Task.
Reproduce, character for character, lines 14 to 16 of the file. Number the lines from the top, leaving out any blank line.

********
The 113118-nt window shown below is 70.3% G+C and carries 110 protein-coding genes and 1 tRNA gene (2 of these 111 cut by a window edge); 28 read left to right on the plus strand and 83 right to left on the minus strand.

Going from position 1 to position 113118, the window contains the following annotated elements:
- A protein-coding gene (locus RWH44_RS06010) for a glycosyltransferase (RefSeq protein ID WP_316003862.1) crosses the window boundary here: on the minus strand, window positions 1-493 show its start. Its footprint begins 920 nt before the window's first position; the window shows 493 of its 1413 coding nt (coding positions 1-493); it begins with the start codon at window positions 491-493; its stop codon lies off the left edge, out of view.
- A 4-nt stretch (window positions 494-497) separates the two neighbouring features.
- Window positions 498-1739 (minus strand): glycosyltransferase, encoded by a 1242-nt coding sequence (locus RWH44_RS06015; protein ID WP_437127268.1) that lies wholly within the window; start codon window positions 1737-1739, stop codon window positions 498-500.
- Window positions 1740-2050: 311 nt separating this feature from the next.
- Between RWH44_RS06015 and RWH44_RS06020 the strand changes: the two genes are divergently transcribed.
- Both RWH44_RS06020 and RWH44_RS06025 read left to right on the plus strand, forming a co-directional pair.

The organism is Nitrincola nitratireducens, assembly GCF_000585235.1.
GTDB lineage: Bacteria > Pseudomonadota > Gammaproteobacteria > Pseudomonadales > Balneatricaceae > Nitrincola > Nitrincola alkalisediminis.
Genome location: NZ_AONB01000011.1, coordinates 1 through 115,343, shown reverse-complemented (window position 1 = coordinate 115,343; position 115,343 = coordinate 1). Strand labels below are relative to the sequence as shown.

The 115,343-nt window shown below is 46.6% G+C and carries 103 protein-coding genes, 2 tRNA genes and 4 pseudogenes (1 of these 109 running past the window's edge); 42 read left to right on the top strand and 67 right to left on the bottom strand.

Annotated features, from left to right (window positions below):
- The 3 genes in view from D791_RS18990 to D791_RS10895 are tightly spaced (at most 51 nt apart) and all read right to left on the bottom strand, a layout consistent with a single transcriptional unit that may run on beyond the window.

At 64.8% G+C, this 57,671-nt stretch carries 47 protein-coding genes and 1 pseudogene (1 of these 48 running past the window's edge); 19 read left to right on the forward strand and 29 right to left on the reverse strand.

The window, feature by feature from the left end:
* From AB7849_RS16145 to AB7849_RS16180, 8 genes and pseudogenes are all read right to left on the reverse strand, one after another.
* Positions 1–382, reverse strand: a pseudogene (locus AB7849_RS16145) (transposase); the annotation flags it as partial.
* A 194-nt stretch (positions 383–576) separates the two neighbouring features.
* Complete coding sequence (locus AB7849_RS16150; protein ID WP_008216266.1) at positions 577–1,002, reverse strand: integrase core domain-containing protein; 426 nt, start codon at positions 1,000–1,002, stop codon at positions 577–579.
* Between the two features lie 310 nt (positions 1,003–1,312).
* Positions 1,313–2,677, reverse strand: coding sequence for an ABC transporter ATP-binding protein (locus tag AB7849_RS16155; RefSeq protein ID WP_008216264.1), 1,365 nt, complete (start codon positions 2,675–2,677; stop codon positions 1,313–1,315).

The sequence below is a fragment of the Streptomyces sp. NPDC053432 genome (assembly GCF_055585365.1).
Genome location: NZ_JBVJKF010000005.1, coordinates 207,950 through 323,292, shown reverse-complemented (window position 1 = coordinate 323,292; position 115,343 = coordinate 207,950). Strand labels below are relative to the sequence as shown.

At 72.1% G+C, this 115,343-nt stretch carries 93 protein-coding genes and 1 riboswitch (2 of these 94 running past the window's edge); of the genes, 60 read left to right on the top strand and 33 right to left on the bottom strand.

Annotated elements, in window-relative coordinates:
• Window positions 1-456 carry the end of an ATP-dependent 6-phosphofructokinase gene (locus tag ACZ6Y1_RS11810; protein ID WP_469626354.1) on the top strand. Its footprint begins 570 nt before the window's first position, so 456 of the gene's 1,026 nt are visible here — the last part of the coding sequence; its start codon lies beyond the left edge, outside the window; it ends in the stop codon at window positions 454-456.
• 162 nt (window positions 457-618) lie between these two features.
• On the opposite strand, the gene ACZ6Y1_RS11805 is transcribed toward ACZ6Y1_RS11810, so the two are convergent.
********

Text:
- The 3 genes in view from D791_RS18990 to D791_RS10895 are tightly spaced (at most 51 nt apart) and all read right to left on the bottom strand, a layout consistent with a single transcriptional unit that may run on beyond the window.

At 64.8% G+C, this 57,671-nt stretch carries 47 protein-coding genes and 1 pseudogene (1 of these 48 running past the window's edge); 19 read left to right on the forward strand and 29 right to left on the reverse strand.

The window, feature by feature from the left end: